Schwartz has campaigned over many years on behalf of OTDs who hold permanent residence in Australia but who have not been accredited to practice in Australia because they have not completed the requirements of the Australian Medical Council (AMC). Since its establishment in 1984 the AMC has been responsible for accrediting medical training in Australia and New Zealand. The AMC also administers a test for medical knowledge and clinical skills for permanent residents with overseas medical training who wish to practice in Australia. For full registration a permanent resident OTD must satisfactorily complete these two tests as well as a one-year intern position in an Australian training hospital. Schwartz's concerns have been that permanent residents (who are often citizens of Australia) cannot practice until they have finished the accreditation process just described, yet OTDs entering Australia on a temporary resident basis have been allowed to practice without any equivalent test.

Schwartz believes that permanent resident OTDs offer a readily available potential source of supply of additional doctors that the Australian medical authorities have tended to ignore. This is indicated by the paucity of funds provided to help permanent resident OTDs complete the studies needed to pass the AMC assessment. This is despite evidence showing that, where such bridging courses have been provided, as with the program run by the Post Graduate Medical Council in Victoria, OTDs taking the courses have achieved very high pass rates in subsequent AMC examinations (over 90 per cent). There are thousands of medically qualified OTDs living in Australia as permanent residents and citizens, who wish to practice medicine but have been unable to pass the AMC accreditation examinations, often because of the costs of the required preparation. They provide a potential reserve workforce already resident in Australia and unlikely to leave. Yet Australian medical employers are spending millions recruiting OTDs on a temporary basis, most of whom will leave after a short period of service, thus requiring a further expensive recruitment cycle. The final irony is that such is the shortage of doctors, as detailed below, that hundreds of OTDs who hold permanent residence are actually working in Australian hospitals on provisional appointments without having passed, or in some cases even having begun the AMC accreditation process.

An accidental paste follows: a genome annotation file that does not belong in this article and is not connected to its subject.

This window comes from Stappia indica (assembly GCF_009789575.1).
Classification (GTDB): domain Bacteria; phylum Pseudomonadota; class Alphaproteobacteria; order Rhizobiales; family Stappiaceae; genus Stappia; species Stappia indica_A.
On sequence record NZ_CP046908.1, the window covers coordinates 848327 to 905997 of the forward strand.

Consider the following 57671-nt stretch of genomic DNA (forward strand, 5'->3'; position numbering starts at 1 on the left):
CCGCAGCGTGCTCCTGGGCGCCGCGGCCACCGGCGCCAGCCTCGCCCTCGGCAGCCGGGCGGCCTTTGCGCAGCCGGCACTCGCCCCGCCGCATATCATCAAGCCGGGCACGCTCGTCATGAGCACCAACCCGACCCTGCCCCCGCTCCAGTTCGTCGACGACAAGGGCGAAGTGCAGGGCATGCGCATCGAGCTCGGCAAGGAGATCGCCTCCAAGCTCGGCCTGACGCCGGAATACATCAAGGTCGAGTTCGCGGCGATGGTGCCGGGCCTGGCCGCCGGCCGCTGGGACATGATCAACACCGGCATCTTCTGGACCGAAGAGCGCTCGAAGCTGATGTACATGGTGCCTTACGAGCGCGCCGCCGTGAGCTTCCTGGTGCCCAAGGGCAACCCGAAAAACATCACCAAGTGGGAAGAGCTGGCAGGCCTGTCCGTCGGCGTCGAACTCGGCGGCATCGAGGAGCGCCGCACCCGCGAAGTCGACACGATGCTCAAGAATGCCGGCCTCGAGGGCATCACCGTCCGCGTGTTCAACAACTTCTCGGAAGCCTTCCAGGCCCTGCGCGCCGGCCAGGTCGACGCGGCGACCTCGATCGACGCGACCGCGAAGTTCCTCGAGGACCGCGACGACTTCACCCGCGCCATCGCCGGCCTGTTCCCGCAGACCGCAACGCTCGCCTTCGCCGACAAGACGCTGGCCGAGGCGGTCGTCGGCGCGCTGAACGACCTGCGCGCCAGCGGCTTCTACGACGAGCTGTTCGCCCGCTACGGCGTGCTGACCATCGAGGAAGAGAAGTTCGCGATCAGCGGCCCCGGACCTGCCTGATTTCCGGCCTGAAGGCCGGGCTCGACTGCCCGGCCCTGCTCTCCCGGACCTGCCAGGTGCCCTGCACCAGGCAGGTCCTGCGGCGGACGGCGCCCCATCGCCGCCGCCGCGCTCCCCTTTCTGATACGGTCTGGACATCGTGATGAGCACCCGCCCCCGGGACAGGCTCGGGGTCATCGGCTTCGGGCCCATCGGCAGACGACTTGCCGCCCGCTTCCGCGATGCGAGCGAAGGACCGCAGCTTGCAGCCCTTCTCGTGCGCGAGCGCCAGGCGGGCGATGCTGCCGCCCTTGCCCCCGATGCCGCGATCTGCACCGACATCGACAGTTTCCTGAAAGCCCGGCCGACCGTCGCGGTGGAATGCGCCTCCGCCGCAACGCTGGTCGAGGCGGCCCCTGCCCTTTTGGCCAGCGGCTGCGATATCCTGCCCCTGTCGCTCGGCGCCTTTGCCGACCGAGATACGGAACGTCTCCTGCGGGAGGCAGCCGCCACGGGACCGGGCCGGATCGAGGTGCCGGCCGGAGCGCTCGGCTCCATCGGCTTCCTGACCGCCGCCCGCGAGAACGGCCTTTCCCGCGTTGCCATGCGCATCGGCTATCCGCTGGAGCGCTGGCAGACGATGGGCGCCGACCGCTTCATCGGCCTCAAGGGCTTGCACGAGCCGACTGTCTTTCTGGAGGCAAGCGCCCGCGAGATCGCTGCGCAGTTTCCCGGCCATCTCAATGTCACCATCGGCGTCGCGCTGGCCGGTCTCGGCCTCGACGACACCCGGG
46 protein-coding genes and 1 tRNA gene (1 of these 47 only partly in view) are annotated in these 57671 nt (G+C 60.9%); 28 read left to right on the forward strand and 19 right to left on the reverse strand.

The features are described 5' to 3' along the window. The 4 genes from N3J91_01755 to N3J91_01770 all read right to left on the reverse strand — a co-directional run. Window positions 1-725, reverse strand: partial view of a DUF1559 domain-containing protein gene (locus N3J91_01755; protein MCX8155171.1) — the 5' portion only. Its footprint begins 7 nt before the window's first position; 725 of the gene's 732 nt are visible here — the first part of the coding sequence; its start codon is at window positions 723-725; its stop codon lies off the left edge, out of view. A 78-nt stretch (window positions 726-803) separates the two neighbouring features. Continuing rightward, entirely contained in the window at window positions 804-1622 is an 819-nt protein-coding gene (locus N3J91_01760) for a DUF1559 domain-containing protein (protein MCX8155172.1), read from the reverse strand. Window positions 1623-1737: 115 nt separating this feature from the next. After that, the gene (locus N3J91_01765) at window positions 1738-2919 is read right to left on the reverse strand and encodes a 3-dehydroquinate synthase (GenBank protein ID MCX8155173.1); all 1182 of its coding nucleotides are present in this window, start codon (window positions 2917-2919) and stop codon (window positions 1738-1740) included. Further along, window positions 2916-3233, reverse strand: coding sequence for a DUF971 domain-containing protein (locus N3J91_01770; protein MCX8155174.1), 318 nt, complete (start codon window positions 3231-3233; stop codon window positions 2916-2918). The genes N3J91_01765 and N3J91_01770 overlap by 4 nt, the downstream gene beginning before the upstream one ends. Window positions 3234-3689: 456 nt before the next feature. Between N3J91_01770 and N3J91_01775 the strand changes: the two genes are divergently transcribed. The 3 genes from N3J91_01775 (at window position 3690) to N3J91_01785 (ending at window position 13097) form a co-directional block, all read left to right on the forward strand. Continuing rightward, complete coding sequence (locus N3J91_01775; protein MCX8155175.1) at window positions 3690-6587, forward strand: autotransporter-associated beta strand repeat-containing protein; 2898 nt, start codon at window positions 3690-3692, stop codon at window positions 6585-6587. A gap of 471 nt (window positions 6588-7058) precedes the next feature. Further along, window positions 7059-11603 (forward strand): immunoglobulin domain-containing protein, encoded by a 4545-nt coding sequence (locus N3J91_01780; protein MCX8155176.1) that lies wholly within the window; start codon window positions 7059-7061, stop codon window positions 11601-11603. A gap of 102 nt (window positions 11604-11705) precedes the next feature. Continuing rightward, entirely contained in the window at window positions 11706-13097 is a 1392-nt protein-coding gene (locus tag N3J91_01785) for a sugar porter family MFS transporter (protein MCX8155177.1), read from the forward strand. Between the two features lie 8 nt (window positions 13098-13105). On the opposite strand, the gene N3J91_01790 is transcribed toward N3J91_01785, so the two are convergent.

The Australian Government has responded to concerns about the growing dependence on OTDs for medical care in Australia. It has increased the number of fully funded medical places in Australian universities substantially and has permitted an increase in the number of full-fee students who can study medicine to 25 per cent of domestic intakes. However, it will be at least a decade before this increase in local training will have much effect on the shortage of doctors currently evident in Australia. As a result there will be a continuing and increasing reliance on OTDS over the next decade.


There have been numerous recommendations from medical authorities and State Governments that a formal assessment procedure be established for OTDs before they take up temporary medical positions. For example, in 2005 the Australian Rural and Remote Workforce Agencies Group (AR-RWAG) noted that: 'some jurisdictions allow doctors to practice with very limited assessment of their qualifications, experience and capabilities. Worse still, doctors who are unable to practice in one part of the country will be deemed...